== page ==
I remember returning once from a mission on board a Huey helicopter. My team had spent a day and a half avoiding VC units actively looking for us. We had managed to avoid firing even a single round, although enemy soldiers had been firing warning and signal shots throughout our AO. We spent the last night listening to VC movement all around us as they searched for us with flashlights. After all the anxiety and stress from being too long in close proximity to danger and death, the tension was broken on the return trip to Bear Cat when Noonan leaned forward and took the tape off the face of my military issue wrist watch and yelled in my ear, “We'll get back in time to watch Combat on the TV.” It was just another way of coping with what we endured on these missions. Part of my job was to observe the individual and team training of the unit and accompany the teams as an observer to critique the methods and results. Gradually we gained a good reputation with division. But it was difficult to overcome their natural animosity against elite units. We had to develop a “believability quotient” just to sell our results to the people at division G-2. Many times I had to listen to staff officers remarking at a debriefing that there were no VC in an area just patrolled by a Lurp team – it just being nothing but “Lurp Bullshit.” Gradually, our results were believed when a follow-up Arc Light strike or a ground unit sweep verified that the enemy was indeed there.
As we got better at what we did, we expanded our horizons. We operated with the US Navy SEALs in the Rung Sat Special Zone; we stirred up the Plain of Reeds; we scouted out the defoliated areas of War Zone D; and even invaded Toi San Island (VC Island) to cut the VC's lines of communication.
I led the first LRP teams in to the Plain of Reeds and on to Toi San Island. These actions probably alerted the local VC of the small unit activity in their areas. Sergeant Ray Hulin led a team on to “VC Island” during a night insertion. They had no sooner dismounted from the landing craft than the VC opened up with machine-gun fire and rocket-propelled grenades. The Navy crew ducked for cover and backed the landing craft away from the bank. The Lurps on board returned fire using the mounted machine-guns and their individual weapons. I remember Staff Sergeant Cottrell burring the barrel up on a .30 calibre light machine gun at the bow position. Fortunately, no one was injured and the team was able to jettison gear and swim out to be picked up. This response to enemy fire was instinctive and not ordered by anyone. Another example of these kinds of men.
In spite of all the mundane requirements of soldiering, we still found time to enjoy our free time. Remember, combat is 99% boredom and 1% pure panic. So we took full advantage of the breaks in mission and preparation. We had our cookouts, beer drinking, resting and ferocious “touch” football games. These games sometimes became more “tackle and get even” events than football contests. I was a young First Sergeant and participated in the games, taking my lumps and bruises without complaint. I can recall no instances of personal dislikes among the member of the unit. At least none were brought to my attention. We had the usual rabble-rousers and guardhouse lawyers in the Company. For the most part, we were just too worn down. I had gone from 180 pounds on my arrival in Vietnam to 150 pounds when I rotated out.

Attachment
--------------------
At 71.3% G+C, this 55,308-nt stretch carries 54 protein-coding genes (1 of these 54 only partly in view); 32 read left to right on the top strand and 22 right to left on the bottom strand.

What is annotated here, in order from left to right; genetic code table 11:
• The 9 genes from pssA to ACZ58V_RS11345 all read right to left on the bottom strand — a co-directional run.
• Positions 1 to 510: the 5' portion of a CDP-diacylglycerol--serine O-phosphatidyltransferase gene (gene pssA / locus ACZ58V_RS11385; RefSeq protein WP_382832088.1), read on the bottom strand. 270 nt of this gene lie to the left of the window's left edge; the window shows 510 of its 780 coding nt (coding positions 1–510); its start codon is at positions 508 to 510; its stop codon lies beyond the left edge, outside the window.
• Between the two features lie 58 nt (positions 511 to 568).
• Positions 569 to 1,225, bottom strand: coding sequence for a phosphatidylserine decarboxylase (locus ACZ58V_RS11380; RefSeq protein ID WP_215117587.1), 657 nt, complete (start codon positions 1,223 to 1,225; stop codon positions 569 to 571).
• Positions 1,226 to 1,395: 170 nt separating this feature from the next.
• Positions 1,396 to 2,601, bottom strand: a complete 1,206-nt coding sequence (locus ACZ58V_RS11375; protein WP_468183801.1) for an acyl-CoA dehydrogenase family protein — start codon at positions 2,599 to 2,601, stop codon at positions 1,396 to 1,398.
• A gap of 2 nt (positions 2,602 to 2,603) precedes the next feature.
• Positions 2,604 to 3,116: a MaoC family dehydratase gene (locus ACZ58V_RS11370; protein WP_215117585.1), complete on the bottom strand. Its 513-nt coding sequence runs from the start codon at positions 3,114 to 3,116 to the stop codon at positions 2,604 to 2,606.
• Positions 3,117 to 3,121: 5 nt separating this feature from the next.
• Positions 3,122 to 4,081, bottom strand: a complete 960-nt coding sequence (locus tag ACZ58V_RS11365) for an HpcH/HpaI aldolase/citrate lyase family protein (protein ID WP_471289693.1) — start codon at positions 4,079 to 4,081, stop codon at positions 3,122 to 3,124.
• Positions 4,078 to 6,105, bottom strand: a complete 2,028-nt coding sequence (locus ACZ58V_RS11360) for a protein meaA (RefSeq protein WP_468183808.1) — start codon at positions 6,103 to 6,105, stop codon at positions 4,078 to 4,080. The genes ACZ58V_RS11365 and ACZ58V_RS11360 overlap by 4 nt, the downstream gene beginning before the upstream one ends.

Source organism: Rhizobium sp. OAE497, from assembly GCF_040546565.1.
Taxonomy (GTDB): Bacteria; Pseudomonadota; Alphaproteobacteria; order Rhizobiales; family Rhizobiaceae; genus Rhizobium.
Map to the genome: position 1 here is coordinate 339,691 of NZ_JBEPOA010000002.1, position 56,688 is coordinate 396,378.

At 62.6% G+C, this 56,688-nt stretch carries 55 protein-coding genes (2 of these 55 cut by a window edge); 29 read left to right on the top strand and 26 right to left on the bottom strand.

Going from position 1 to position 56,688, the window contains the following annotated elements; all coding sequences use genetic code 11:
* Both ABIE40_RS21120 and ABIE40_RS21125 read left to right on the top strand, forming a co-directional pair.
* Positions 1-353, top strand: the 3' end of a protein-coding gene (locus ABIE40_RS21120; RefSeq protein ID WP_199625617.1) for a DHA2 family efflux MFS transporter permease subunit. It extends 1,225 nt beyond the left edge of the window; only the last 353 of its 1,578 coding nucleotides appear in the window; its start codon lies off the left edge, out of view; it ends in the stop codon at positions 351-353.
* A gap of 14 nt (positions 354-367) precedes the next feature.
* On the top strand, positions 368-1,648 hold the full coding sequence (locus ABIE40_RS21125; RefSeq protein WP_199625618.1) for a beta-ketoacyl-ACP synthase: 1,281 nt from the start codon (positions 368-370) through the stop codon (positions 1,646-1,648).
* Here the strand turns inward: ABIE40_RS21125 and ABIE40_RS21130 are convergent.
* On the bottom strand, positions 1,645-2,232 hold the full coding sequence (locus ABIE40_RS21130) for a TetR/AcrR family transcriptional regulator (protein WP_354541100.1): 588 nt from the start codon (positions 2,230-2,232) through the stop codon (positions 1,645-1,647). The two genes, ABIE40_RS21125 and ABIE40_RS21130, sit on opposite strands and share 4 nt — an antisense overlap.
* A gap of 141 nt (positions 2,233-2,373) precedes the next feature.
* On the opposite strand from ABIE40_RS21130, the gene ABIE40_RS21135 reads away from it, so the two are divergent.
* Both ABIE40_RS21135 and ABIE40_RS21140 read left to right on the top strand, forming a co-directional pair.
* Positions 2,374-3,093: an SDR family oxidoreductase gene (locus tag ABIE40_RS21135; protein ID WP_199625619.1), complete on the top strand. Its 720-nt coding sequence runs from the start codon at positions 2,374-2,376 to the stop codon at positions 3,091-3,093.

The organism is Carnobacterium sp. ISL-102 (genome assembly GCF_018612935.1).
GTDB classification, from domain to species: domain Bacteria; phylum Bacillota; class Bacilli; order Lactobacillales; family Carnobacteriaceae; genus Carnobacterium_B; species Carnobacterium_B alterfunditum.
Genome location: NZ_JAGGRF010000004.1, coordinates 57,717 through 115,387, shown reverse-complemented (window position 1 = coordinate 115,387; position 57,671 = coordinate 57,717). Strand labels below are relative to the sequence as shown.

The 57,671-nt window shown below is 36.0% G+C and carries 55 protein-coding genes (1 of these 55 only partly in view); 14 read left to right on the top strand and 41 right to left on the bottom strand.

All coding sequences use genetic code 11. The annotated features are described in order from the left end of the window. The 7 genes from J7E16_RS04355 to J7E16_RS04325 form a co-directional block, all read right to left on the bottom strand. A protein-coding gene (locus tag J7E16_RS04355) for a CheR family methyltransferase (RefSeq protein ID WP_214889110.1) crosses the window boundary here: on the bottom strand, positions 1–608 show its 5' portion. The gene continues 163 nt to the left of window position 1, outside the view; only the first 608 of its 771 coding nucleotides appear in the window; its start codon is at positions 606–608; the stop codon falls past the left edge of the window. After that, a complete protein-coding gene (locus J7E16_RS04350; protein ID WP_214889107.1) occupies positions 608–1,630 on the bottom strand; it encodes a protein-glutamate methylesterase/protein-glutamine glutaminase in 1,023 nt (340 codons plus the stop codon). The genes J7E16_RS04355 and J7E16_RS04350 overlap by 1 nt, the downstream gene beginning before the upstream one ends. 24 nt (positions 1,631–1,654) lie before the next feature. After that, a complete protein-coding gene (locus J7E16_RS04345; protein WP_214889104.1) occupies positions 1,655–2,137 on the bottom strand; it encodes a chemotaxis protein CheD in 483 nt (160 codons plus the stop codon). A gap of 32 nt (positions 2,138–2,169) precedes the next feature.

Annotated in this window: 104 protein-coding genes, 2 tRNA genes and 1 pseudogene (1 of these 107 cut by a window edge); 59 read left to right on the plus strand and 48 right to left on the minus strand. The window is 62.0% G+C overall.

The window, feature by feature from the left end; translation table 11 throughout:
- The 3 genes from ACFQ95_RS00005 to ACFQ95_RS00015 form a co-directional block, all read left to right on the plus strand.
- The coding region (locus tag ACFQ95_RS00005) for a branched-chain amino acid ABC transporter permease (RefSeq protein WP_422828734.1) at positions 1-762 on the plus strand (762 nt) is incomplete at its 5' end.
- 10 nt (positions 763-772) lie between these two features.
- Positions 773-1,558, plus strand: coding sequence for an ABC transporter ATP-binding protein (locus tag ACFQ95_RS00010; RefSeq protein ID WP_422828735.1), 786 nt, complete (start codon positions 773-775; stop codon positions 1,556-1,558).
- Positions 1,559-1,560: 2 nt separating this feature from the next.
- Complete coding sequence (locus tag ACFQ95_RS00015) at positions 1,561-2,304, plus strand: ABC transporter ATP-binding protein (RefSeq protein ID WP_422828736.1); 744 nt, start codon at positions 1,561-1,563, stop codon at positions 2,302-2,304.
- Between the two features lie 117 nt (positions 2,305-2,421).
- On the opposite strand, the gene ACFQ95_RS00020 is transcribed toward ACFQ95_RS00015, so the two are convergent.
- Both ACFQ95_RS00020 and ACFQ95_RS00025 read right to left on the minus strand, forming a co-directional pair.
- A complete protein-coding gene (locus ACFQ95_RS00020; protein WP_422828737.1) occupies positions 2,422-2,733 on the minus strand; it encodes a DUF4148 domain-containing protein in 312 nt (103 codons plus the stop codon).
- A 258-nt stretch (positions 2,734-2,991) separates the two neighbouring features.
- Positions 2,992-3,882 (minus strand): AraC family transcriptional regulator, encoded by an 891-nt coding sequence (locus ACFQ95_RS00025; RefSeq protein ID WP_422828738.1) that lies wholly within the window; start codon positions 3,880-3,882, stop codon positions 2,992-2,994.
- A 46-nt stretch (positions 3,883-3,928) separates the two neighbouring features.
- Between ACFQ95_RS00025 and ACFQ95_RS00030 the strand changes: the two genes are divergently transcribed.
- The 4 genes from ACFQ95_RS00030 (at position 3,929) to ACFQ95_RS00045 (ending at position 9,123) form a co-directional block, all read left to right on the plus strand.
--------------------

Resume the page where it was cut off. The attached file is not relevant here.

This unit eventually became Co E (LRP), 50th
Infantry (Abn) on 20th
December 1967, and later Co E (Rgr), 75th
Infantry (Abn) on 1st
February 1970. The unit suffered 26 KIA, including one MIA, during its tour of duty in combat.
So much for my initial misgivings as to the survivability as a Lurp. Apparently, the General Patton philosophy had some effect. There were no KIAs during my tenure as First Sergeant.
I had personally forecasted that a company reunion could probably be held in a phone booth rented from AT&T. I was wrong.
I remember the unit NCOs and those who came as privates and grew quickly to NCO rank. Staff Sergeants Richard Cottrell, Arlyn Wieland, Robert Syndram, Elbert Walden and Gregory Nizialek provided the early guidance and training that formed this group of men in to a cohesive results-oriented unit. Others were, Sergeants Emory Parrish, Johnston Dunlap, Hilan Jones, Robert Hernandez, Ray Hulin, Mike Patrick, Herbert Frost and Howard Munn, and a host of others since not remembered, but never forgotten. The officers provided the buffer between us and the higher echelons. They kept the unit reputation in tact and even built on it. Clancy Masuda, the commanding officer, and I were reunited at a company reunion in 1993. Every time I attend a reunion I come across someone who reinforces my fading memory. I have met some of the wives and children of those young warriors who served themselves and their country so well. I will always be proud of them.
The following is by George L. Skypeck, soldier, poet and historian:
I was that which others did not want to be.
I went where others feared to go, and did what others failed to do.
I asked nothing from those who gave nothing, and reluctantly accepted the thought of eternal loneliness…should I fail.
I have seen the face of terror; felt the stinging cold of fear; and enjoyed the sweet taste of moments love.
I have cried, pained, and hoped…but most of all, I have lived times others would say were best forgotten.
At least someday I will be able to say that I was proud of what I was…a soldier.
The above poem explains how I feel about the Lurps I had the honour and privilege of serving with during those days, which will never be forgotten. In the future, if I ever have to walk in harm's way again, I hope I am with those “special men” of days gone by.
This article was originally published in Behind The Lines magazine. VietnamGear.com has reproduced this article with the kind permission of Gary Linderer.